Air pollution can lead to serious health effects, such as respiratory diseases, including asthma and lung cancer.



1. Introduction – assessing health risks of indoor air pollution


Several household cleaning products emit chemicals
Several household cleaning products emit chemicals

Credit: Sanja Gjenero

Indoor exposure to air pollutants may occur in both private and public indoor environments such as homes, offices, schools and transport systems.

Some indoor air pollutants come from the outside, but most are released inside the building, for example when cleaning or when burning fuel for cooking and heating. Furniture and construction materials can also emit pollutants. Dampness and lack of ventilation may further increase indoor air pollution.

Because indoor air can contain a mixture of many different pollutants, it is very difficult to assess the associated risks to health. Moreover, there is no such thing as a “typical indoor environment”.

This opinion considers how health risks of indoor air pollutants are currently evaluated and how they should be assessed in the future, taking into account simultaneous exposure to multiple pollutants and particularly vulnerable groups of population such as children, pregnant women and elderly people.


2. What are the main factors in indoor air quality?

Pets and pests are sources of allergens
Pets and pests are sources of allergens

Credit: Katya Foldvaryove

Certain chemicals from household products and home appliances are known to irritate the eyes, nose and throat. However, for many chemicals present in indoor air information is lacking on possible health effects of long term exposure, such as cancer or reproductive effects.

Radon occurs naturally in parts of Europe. It can get inside buildings and may lead to lung cancer.

Suspended particles can cause harmful effects on health, particularly on the respiratory system.

Microbes, such as moulds and viruses, can contribute to the development of asthma and allergies.

Pets and pests such as dust mites, cockroaches, and mice, are important indoor sources of allergens.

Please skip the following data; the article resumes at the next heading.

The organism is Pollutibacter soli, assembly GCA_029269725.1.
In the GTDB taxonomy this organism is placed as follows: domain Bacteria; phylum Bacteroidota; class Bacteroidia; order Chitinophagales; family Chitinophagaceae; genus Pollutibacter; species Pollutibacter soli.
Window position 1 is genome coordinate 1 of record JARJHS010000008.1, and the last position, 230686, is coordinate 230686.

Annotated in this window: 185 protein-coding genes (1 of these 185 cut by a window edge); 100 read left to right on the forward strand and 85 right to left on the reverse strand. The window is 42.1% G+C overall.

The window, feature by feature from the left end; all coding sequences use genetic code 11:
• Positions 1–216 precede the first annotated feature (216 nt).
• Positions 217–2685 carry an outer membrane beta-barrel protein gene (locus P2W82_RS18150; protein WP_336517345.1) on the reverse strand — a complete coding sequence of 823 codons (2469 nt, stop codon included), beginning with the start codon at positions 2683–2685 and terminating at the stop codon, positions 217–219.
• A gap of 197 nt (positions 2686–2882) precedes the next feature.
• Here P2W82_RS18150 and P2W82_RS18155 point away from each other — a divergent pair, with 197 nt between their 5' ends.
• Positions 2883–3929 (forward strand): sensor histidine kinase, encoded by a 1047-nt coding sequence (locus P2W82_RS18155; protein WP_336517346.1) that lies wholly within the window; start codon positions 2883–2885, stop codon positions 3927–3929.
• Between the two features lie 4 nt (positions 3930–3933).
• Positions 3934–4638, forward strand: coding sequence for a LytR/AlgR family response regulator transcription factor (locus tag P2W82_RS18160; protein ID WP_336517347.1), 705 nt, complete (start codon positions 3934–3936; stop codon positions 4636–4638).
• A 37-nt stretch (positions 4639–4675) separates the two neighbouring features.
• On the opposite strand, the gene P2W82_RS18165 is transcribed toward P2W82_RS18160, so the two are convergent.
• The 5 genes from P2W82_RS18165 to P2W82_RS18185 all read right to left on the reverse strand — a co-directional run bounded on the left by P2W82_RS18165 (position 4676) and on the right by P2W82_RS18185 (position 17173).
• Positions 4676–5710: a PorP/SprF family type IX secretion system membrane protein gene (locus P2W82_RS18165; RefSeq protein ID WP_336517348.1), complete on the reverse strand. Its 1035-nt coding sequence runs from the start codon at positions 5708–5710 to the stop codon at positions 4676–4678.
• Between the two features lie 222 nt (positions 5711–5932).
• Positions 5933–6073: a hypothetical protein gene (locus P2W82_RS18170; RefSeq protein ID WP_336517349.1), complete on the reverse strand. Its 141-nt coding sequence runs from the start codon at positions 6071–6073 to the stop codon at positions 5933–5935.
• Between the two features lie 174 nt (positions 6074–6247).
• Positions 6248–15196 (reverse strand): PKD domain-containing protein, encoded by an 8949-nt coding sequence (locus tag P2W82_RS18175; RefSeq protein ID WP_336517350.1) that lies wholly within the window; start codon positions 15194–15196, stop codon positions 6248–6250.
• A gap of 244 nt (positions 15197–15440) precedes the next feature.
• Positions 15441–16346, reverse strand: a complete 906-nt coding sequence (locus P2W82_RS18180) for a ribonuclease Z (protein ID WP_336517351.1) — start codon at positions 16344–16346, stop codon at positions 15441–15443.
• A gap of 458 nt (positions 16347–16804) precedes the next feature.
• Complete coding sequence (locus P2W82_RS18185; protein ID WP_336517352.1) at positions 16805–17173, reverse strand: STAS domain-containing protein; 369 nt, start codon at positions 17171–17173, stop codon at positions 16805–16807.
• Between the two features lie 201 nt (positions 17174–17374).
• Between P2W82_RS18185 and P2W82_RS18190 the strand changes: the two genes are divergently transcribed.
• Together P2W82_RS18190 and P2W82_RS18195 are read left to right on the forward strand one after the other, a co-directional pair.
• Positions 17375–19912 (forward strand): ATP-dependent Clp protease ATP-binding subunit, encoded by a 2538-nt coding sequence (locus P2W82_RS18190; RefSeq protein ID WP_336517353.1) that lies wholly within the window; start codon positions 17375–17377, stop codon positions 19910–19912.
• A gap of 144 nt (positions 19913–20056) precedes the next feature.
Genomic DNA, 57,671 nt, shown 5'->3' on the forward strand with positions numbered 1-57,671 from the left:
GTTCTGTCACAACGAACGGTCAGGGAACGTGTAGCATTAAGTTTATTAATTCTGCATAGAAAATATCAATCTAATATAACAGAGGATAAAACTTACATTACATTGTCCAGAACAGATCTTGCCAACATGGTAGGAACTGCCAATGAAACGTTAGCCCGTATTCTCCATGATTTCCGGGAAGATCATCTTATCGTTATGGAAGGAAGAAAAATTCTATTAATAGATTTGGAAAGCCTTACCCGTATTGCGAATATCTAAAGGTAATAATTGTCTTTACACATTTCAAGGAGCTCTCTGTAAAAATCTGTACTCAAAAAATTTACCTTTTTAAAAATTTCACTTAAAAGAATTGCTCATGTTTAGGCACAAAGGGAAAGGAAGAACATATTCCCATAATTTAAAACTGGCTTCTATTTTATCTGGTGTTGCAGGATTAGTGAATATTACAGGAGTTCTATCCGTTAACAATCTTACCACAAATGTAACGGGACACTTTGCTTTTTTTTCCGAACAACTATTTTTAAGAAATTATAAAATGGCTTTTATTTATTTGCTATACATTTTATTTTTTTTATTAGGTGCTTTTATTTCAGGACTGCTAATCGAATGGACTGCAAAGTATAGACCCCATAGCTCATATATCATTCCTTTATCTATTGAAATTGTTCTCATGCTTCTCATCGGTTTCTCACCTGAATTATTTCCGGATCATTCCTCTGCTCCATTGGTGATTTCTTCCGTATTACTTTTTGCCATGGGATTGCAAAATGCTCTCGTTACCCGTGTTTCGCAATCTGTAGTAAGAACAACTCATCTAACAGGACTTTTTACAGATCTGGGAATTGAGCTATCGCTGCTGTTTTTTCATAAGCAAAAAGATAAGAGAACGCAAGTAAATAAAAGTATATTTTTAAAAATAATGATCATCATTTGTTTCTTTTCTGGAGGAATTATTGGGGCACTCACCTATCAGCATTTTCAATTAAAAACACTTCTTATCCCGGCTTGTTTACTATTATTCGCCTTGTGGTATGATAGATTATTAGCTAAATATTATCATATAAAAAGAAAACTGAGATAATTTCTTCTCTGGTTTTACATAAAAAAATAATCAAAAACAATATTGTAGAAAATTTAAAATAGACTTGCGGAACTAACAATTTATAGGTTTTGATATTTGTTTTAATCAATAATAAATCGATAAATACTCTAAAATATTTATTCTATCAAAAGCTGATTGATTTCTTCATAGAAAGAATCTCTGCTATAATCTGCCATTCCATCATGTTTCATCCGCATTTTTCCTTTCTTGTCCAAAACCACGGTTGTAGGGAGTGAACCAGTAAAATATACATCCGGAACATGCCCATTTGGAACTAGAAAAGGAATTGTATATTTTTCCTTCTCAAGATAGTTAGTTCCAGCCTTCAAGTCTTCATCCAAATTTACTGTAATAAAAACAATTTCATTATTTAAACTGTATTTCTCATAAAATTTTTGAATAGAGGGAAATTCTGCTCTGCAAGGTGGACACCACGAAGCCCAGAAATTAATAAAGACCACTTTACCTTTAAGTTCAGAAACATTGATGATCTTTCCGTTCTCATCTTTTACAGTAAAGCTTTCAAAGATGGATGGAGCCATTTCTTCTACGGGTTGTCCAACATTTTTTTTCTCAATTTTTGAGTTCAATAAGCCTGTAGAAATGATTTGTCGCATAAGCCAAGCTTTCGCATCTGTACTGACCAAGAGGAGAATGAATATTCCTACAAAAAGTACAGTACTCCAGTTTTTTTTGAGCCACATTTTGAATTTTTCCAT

Low humidity causes eye irritation, dryness of the skin and the nose, and rashes, while high humidity fosters the growth of moulds and dust mites.

Insufficient ventilation, one of the most important factors in poor indoor air quality, may affect health and work performance.

Indoor temperatures that are too high or too low are unpleasant and can be unhealthy.


3. How can scientists determine whether indoor air pollutants pose a health risk?

To determine whether pollutants may cause health effects, it is necessary to consider four aspects:

  • Toxicity of pollutants and their concentrations in indoor air. Indoor air can for instance contain organic compounds, particles, or microbes that may cause allergies or other health effects.
  • Exposure. People are mainly exposed to air pollutants when breathing but may also be exposed via other routes, such as dust ingestion. Since exposures can vary, even very low and very high exposures should be considered and not only average ones.
  • Exposure-response relationships. To assess the risk posed by a given pollutant, it is important to know how the body responds to different concentrations in air. Health effects observed in people who have been exposed to pollutants at work are valuable in determining the risks posed by a particular pollutant. However, such findings may not be directly applicable to the general public.